You can either calibrate the E-Steps by visual inspection where you’re looking for gaps in the infill at 95% and with no gaps on a solid fill or after slicing a single wall cube with no infill look in the gcode for the perimeter width, print it halfway and then measure the wall width.


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Extruder Calibration – [UPDATE]

Until recently I had not found a method of calibrating the amount of extrusion required for a good print which has worked well for me.

Well…. All that has change since I stumbled upon this post: HERE

Of course I calibrate the extruder stepper like most people do (see Slic3r is Nicer) but I still had to fudge around with the Filament Settings / Extrusion Multiplier and the Printer Settings / Advanced to get something that resembled a ‘nice’ print.

I would change the Advanced settings from their default, print something and then change again and again until the print looked right as I had never found a good guide for setting up Slic3r.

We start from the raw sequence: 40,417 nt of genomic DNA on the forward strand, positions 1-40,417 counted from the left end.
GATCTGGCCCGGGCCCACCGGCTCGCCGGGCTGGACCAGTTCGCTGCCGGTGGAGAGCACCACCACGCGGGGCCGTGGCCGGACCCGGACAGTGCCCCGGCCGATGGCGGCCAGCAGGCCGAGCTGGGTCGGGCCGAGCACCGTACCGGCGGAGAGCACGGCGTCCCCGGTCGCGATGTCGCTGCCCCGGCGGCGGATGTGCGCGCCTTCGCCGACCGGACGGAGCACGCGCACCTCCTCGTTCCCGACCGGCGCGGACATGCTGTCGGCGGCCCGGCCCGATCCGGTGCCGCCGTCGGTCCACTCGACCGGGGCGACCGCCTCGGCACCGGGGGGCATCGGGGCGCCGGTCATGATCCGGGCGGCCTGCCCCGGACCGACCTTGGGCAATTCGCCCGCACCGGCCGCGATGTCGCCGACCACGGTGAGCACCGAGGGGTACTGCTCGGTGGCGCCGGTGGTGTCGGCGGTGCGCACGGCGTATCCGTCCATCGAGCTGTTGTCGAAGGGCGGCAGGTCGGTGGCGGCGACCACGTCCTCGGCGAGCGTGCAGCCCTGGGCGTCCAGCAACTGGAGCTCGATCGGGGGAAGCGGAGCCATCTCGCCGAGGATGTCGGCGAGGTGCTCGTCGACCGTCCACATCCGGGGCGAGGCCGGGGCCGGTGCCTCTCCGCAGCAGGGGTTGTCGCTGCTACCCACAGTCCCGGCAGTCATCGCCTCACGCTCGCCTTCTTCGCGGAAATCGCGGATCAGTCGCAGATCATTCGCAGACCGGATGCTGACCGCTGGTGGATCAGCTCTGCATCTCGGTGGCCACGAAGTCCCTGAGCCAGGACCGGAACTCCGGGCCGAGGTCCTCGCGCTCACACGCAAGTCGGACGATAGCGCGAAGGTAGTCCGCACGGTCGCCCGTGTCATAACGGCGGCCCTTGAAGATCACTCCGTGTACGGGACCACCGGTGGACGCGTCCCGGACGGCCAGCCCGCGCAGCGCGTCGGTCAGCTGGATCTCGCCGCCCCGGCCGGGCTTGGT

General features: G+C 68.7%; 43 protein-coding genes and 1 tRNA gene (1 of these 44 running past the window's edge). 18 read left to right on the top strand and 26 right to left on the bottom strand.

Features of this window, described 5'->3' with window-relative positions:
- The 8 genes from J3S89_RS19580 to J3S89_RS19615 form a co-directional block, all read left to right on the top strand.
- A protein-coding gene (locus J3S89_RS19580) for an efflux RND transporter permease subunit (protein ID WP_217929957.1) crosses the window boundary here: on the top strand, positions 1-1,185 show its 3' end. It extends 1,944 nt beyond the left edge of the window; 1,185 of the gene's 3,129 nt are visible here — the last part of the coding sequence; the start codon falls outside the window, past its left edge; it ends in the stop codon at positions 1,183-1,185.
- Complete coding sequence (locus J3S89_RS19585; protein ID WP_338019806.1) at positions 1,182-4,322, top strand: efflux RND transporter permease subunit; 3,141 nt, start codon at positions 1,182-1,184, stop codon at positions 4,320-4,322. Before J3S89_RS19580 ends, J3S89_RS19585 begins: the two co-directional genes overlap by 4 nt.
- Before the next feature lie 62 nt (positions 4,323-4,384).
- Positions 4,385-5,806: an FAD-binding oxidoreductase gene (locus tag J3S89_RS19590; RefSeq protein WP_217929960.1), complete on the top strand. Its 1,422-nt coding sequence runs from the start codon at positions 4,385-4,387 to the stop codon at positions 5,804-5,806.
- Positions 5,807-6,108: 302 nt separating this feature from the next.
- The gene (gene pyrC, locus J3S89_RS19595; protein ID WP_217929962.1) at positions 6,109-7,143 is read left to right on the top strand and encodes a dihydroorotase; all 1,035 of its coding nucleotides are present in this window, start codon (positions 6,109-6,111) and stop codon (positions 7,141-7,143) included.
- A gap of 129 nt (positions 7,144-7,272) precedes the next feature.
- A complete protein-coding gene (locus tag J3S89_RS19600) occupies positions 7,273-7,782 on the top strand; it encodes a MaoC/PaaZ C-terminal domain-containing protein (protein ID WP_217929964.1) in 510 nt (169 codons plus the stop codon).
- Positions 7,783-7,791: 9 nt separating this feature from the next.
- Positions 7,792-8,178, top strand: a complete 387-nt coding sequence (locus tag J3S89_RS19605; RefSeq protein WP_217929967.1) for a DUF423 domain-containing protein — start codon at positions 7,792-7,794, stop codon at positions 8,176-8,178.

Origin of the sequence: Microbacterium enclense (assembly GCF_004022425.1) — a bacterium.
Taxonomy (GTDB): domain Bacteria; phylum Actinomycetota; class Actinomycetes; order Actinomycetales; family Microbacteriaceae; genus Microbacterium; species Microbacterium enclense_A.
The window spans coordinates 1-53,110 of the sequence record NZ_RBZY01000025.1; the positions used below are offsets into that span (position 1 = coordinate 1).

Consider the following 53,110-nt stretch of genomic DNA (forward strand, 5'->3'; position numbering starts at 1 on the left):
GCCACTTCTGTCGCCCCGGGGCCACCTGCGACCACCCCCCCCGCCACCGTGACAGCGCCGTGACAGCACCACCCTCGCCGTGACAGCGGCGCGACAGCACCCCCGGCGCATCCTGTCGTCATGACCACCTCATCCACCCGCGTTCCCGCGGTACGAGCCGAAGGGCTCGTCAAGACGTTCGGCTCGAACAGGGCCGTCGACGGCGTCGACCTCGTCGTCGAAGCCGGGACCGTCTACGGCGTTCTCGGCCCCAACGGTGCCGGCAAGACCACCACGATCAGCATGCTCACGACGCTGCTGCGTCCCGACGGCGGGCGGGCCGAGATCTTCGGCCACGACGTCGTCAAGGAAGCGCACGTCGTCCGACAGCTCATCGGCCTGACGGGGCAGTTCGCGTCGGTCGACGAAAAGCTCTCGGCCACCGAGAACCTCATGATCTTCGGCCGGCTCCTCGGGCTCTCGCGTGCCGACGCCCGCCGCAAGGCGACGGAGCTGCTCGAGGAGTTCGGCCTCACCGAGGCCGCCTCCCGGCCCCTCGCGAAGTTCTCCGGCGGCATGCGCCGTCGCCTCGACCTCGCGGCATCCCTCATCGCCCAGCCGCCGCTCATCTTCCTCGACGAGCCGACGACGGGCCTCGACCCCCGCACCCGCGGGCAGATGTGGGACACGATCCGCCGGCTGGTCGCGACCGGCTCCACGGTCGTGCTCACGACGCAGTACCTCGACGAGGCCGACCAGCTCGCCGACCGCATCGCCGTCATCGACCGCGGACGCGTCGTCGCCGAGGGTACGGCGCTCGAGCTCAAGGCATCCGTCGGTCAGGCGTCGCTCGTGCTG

Since I’ve been using this technique for a few weeks I wish to share what extra bits I’ve learnt.

When Calibrating make sure you set the extruder to slow down when print time is below 0 sec.  I found it difficult to get a good calibration when the walls were made with a slow moving head so this makes sure the head DOES NOT slow down.

Set First Layer to 200% for good adhesion.

Set Infill to 125% to fill in any gaps in the top layer.]

So, from the “Solidoodle Tips” post I know that the Default Extrusion Width should be 1.4 times the layer height (eg. Layer height = 0.3 then Extrusion Width = 0.42) (0.2 = 0.28)

To then calibrate the extrusion:

  • Create or change your settings in Slic3r to use for this test:

Layer Settings: (click the picture for a larger version)

Layer Settings





Filament Settings: (obviously don’t copy my Diameter or temperature settings, just the Extrusion Multiplier)

Filament 1